Auschwitz Survivor and Her Scottish Soldier Sweetheart Celebrate 71st Valentine's Day Together: 'It Was Love at First Sight'
It was "love at first sight" when John Mackay, 96, met his wife of 71 years, Eci Mackay, 91, at a displaced persons camp in Germany back in 1945
It was “love at first sight” when John Mackay, 96, met his wife of 71 years, Eci Mackay, 91, at a displaced persons camp in Germany back in 1945.
Eci and her mother, Edith, had miraculously survived six weeks at one of WWII’s most horrific extermination camps, Auschwitz, before they were liberated by a group of Russian soldiers. Their 39 immediate family members were murdered by Nazi soldiers. The lone survivors of their Jewish family, Eci and Edith sought temporary living arrangements at the displaced persons camp, where weekly dances were held.
It was at one of these gatherings that Eci, a shy and beautiful 19-year-old met John, a commando in the London Scottish 1st Battalion, who was deployed in Germany.
“It was love at first sight,” John tells PEOPLE. “It was her beautiful looks and smile that caught my eye.”
Adds Eci, “Yes, we will be together forever!”
The two got married in 1946 and moved to John’s native Scotland, where they raised two children. They now reside together in Balcarres Care Home in Dundee, where they will celebrate their 71st Valentine’s Day together.
“They have an amazing, great love story,” their daughter, Sharon Mackay, tells PEOPLE. “They’ve always been very close. They are so incredibly devoted to each other.”
Sharon, 62, describes her father as a “big character” — outgoing and bold. But, when he first met Eci in September 1945, the handsome Scottish soldier was “at a loss for words.”
“He was very intimidated!” she says. “He was bowled over by her beauty.”
John was so nervous that he asked his fellow soldier to approach Eci and ask if she’d dance with him.
“She told him that he had to come ask her himself!” says Sharon with a laugh. “So, he did. And the rest is history!”
Eci and John quickly became inseparable. The two got married in July 1946 in Germany. John decided it was best to try and bring Eci and her mother to Scotland, to avoid further possible persecution. With permission from the Scottish government, the family moved to Edinburgh, where John got a job as a hotel manager in 1947.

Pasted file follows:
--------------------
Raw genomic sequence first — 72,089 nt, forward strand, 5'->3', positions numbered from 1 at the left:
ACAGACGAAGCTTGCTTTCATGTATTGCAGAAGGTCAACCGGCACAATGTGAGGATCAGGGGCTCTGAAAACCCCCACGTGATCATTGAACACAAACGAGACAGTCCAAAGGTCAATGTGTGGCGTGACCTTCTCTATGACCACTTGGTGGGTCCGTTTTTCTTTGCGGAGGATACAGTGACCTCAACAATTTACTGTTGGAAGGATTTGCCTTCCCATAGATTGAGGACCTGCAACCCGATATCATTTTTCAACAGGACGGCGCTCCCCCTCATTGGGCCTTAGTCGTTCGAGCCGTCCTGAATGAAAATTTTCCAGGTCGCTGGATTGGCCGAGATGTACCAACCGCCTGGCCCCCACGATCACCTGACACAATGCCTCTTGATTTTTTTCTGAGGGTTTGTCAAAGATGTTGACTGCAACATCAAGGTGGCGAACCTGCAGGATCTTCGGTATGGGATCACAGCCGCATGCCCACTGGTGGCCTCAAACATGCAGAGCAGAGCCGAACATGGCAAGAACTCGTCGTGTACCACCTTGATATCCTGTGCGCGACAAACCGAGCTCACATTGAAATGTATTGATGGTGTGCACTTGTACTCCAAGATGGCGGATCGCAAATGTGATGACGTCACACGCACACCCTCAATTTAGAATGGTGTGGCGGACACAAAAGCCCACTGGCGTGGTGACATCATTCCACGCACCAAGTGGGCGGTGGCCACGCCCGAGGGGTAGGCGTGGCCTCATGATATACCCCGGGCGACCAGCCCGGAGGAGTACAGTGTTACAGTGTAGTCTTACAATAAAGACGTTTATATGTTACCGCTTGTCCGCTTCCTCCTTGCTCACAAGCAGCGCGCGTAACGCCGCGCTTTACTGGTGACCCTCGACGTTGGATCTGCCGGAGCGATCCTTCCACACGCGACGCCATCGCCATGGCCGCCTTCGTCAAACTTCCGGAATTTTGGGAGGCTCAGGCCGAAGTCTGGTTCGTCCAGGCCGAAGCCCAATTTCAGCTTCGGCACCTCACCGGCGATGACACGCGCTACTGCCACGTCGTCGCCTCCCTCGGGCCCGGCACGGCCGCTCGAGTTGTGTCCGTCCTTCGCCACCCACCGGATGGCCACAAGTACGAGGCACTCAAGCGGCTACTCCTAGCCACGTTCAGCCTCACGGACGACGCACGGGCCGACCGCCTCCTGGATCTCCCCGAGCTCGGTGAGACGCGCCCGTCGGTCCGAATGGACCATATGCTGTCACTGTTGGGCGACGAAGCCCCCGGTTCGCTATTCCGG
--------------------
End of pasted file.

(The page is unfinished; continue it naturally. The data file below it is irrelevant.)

Two years later, the couple welcomed their first child, Peter. And six years later, Sharon was born. Eci and John, described by Sharon as “very good parents,” were very protective of their children.
“I knew very little about what happened to them,” Sharon says of her mother and grandmother’s past. “I was 15 when mom first gave me a book [on the Holocaust] and said, ‘This was my life.’ But it was a big secret, their past life. They never talked about it growing up, and neighbors never asked.
“She lived in fear her whole life, that someone would come back for her. But being with dad helped alleviate some of that fear.”
Sharon says that Eci was actually on a death march at the time that she and her mother were set free by the Russians.
“They were with 500 girls,” explains Sharon. “They were woken up because the [Nazi] soldiers had run off and they were liberated by Russians.”
John and Eci still prefer not to talk about their time during WWII (John’s story is chronicled in the book Friendship in a Time of War) — instead they focus on the positives in their life, like their children and their love for each other.
This Valentine’s Day, John is gifting Eci, who was diagnosed with dementia five years ago, gifts and a card. The two are still “very much in love,” according to Sharon who says her father was heartbroken when he suffered a stroke two years ago and was no longer able to care for Eci.
“That was the hardest thing for him to do, to not take care of her,” she says. “Sure, they’ve had their ups and downs like any other couple, and who knows about the future. But right now they have each other and that’s all that matters.”
Adds Eci, “Yes, together forever as that’s where we are meant to be.”
John says their trick to a long, happy life together has been to make every day as special as Valentine’s Day.
“We make our love work by loving each other and our beautiful family,” says John. “And we are romantic all the time, not just on special occasions!”